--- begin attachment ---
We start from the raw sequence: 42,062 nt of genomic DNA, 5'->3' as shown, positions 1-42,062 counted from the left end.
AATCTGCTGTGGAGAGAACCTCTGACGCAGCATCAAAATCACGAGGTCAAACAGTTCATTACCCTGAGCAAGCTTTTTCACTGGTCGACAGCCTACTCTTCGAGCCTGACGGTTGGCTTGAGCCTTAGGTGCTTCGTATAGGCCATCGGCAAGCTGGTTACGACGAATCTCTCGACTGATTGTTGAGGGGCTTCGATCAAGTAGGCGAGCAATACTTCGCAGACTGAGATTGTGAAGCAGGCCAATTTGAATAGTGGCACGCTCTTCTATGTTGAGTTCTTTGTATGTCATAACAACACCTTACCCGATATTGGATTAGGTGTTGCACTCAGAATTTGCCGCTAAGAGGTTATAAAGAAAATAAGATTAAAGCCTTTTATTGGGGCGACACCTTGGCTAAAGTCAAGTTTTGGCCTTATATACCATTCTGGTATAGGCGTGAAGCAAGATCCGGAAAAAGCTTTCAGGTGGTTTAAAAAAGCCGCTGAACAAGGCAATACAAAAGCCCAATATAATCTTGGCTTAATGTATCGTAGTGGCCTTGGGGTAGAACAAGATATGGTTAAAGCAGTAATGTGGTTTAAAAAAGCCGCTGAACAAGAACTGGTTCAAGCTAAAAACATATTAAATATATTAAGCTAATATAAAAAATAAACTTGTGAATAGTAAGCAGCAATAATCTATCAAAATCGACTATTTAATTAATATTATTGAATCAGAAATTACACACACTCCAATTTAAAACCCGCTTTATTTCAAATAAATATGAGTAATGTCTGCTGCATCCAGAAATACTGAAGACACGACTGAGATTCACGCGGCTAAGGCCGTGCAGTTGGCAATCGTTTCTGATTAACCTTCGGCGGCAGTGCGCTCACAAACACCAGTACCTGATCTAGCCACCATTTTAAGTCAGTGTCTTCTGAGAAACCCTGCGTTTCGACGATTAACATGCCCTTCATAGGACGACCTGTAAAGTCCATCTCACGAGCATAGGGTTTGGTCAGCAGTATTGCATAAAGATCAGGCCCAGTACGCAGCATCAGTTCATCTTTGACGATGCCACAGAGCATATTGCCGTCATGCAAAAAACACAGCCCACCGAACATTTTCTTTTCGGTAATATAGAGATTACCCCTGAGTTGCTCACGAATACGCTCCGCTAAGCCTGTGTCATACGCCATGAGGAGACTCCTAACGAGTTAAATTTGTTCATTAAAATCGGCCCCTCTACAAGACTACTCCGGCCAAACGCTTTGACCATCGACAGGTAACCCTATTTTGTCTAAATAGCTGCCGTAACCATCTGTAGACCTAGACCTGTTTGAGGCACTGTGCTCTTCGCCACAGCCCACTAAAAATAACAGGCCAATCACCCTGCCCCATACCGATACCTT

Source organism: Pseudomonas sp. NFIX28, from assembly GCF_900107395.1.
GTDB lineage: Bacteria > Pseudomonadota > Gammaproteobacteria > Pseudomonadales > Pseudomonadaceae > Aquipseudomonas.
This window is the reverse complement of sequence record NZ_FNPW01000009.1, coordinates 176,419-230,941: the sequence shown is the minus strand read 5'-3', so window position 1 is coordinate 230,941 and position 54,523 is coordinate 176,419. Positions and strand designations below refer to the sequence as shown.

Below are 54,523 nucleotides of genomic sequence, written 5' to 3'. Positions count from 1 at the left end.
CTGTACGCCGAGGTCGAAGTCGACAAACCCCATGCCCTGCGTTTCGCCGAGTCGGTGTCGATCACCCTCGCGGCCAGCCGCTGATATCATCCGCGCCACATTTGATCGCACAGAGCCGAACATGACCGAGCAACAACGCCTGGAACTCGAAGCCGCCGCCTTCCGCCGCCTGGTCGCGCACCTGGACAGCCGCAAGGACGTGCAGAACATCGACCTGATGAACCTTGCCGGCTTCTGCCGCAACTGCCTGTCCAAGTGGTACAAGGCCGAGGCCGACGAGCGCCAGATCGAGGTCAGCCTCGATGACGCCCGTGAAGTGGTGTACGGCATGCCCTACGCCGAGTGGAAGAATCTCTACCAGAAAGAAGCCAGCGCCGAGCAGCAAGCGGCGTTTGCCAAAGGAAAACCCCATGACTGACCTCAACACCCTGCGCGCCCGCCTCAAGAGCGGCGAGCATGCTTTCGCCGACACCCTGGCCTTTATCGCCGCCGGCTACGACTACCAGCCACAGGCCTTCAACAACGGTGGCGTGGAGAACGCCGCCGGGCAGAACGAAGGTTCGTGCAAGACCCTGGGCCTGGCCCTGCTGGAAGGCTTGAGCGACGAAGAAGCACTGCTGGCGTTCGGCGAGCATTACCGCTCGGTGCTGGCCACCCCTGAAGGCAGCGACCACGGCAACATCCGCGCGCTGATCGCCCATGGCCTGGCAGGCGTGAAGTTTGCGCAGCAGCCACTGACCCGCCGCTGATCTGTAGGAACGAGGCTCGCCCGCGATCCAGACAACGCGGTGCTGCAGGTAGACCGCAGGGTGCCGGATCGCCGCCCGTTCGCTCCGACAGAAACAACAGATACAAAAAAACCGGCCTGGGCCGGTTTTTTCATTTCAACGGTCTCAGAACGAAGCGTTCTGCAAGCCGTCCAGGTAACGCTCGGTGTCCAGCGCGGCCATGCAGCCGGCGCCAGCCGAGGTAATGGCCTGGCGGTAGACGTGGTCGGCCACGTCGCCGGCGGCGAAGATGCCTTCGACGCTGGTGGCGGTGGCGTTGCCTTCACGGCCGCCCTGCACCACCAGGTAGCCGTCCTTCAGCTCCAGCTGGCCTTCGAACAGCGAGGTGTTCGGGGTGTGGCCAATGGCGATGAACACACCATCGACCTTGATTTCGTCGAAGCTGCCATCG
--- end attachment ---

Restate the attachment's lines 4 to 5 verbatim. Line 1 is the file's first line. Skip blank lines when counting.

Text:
GTDB lineage: Bacteria > Pseudomonadota > Gammaproteobacteria > Pseudomonadales > Pseudomonadaceae > Aquipseudomonas.
This window is the reverse complement of sequence record NZ_FNPW01000009.1, coordinates 176,419-230,941: the sequence shown is the minus strand read 5'-3', so window position 1 is coordinate 230,941 and position 54,523 is coordinate 176,419. Positions and strand designations below refer to the sequence as shown.